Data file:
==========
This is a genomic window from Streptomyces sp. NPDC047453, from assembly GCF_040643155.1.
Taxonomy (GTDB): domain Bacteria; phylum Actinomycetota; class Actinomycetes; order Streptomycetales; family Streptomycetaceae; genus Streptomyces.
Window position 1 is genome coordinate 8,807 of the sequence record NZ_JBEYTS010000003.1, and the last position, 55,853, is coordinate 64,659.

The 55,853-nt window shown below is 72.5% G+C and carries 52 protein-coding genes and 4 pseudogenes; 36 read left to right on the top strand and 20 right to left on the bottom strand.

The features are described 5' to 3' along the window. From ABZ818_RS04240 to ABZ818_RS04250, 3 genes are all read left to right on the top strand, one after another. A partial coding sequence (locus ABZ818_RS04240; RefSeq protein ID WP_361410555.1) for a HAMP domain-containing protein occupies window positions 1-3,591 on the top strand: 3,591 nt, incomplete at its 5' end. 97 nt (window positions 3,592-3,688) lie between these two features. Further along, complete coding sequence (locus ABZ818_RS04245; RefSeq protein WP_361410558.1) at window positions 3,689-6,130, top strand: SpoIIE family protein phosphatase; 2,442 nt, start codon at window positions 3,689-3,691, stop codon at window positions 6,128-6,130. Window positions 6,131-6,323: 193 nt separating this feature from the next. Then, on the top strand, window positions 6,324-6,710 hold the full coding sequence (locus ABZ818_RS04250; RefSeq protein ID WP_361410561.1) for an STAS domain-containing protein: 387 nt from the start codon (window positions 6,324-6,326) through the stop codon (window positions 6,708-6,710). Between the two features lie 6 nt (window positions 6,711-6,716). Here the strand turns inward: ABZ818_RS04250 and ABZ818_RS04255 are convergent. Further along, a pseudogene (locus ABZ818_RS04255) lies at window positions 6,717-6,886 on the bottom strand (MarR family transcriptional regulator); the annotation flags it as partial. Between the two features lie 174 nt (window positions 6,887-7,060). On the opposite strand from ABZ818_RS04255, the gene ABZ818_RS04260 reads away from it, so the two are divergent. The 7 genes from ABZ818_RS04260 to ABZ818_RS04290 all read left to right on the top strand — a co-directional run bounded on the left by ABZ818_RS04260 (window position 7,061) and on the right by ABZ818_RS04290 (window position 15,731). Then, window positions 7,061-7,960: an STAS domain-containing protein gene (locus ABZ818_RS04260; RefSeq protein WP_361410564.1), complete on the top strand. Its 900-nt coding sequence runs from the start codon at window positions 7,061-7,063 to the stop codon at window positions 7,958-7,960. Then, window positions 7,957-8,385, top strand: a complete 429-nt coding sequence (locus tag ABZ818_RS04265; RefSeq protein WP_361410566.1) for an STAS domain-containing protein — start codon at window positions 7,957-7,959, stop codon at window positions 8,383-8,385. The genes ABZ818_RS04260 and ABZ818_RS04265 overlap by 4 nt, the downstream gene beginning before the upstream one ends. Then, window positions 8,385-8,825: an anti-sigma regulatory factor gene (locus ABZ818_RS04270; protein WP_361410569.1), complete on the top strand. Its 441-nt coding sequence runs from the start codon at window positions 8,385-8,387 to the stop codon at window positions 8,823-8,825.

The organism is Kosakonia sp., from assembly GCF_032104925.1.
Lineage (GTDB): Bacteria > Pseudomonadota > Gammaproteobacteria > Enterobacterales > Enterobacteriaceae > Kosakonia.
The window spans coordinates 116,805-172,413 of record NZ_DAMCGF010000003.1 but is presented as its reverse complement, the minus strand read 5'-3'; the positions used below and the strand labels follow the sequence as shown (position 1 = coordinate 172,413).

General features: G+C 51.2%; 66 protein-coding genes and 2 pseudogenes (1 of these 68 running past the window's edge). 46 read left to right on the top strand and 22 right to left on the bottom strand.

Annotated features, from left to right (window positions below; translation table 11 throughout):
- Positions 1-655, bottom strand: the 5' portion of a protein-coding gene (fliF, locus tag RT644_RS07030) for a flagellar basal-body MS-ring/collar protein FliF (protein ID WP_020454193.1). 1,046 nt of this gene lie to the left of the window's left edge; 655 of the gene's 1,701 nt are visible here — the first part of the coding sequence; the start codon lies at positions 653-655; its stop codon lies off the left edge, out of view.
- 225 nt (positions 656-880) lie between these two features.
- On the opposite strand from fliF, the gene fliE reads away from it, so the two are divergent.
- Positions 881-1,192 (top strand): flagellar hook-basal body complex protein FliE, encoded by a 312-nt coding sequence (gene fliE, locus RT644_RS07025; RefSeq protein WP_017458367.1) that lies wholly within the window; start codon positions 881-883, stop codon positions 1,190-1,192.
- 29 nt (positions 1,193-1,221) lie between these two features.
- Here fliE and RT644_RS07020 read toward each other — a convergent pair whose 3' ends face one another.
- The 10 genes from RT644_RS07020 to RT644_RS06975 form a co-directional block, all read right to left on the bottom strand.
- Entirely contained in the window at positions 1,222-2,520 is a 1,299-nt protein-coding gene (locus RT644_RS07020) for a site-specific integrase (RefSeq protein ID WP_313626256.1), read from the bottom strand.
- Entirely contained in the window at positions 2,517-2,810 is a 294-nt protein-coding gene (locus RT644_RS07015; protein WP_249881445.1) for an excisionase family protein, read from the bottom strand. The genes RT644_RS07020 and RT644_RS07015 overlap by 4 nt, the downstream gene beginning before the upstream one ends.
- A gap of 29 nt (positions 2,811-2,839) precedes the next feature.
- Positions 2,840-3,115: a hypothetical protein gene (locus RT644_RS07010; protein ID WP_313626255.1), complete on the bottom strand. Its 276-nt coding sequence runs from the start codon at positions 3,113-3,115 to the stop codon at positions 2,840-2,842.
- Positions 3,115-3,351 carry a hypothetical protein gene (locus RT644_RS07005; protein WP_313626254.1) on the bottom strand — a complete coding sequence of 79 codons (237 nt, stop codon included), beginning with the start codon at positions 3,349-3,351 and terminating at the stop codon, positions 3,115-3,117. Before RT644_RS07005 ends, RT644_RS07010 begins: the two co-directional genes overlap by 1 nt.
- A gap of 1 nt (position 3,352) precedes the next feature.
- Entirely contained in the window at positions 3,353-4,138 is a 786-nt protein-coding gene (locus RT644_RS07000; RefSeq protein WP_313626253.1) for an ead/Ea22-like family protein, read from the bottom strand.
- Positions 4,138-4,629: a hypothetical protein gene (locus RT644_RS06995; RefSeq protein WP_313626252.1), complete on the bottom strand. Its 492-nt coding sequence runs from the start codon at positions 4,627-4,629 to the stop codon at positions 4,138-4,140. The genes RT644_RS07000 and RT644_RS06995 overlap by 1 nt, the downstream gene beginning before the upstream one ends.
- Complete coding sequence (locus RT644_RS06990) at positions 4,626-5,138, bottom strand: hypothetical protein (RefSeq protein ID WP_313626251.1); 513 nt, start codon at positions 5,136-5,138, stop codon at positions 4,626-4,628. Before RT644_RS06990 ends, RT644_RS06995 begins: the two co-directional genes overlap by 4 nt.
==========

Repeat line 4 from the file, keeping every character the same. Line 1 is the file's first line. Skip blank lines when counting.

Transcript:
The 55,853-nt window shown below is 72.5% G+C and carries 52 protein-coding genes and 4 pseudogenes; 36 read left to right on the top strand and 20 right to left on the bottom strand.